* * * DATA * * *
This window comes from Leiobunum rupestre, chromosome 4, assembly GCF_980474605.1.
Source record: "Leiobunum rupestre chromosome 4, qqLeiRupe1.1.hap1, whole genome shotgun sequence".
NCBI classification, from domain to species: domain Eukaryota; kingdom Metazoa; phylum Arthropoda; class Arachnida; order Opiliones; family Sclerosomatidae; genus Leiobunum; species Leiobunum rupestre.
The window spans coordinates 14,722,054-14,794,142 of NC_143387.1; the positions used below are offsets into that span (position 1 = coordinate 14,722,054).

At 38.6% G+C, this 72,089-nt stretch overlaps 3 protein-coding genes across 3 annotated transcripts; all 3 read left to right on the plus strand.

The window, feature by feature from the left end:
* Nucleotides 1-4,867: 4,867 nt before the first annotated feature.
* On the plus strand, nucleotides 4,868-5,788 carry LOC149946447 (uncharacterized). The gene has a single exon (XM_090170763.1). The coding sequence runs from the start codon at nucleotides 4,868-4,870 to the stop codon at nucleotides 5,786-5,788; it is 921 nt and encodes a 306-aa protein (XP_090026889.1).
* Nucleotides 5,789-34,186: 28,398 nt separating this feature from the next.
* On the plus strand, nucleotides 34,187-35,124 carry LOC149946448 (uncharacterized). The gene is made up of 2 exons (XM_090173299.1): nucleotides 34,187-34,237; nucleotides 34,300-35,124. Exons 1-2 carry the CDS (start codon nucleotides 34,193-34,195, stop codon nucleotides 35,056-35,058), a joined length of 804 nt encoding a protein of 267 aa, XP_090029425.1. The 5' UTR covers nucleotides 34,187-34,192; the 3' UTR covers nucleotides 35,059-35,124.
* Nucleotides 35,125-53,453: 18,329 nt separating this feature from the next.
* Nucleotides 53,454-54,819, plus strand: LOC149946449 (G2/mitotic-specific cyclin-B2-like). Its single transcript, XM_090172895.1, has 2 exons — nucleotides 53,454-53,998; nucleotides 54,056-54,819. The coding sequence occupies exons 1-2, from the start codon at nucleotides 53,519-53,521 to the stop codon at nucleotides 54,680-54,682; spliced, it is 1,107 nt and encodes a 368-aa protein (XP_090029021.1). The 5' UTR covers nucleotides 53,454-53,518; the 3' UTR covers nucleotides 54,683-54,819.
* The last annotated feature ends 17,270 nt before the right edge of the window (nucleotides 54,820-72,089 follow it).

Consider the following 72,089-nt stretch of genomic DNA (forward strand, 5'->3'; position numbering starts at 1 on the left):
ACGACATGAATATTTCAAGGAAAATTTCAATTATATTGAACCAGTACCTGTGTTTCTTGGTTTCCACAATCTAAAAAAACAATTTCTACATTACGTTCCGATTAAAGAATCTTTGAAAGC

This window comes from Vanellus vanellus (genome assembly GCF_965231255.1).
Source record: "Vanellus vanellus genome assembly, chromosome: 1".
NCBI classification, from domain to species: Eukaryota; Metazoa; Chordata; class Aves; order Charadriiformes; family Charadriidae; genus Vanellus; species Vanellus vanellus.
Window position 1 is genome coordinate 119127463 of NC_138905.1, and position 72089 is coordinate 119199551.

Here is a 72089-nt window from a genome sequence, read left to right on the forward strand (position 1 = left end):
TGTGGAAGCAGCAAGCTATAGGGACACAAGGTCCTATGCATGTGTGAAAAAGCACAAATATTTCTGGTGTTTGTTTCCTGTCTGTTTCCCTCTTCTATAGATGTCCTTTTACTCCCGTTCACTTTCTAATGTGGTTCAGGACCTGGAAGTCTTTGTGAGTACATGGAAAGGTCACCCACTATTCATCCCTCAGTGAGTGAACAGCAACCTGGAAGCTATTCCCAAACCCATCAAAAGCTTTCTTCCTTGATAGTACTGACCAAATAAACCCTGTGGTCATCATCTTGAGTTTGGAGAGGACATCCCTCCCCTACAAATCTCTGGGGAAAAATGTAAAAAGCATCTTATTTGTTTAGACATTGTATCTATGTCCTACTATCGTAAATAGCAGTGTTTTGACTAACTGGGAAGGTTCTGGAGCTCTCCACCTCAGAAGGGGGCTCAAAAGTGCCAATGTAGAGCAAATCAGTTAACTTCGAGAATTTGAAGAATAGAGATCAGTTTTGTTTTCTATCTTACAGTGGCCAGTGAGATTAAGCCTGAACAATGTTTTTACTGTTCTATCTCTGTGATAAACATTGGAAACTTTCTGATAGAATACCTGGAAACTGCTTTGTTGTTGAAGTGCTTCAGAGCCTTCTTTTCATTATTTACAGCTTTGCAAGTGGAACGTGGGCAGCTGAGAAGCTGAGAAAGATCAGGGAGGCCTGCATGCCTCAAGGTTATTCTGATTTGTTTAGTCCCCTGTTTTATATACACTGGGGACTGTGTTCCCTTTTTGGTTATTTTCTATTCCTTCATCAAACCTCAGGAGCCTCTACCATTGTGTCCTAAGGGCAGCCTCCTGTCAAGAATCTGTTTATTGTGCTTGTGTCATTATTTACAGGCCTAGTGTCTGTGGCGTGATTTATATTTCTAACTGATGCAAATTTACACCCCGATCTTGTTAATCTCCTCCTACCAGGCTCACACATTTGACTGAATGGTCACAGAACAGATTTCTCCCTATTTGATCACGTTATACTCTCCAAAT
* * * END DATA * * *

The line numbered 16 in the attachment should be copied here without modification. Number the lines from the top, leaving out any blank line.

This window comes from Vanellus vanellus (genome assembly GCF_965231255.1).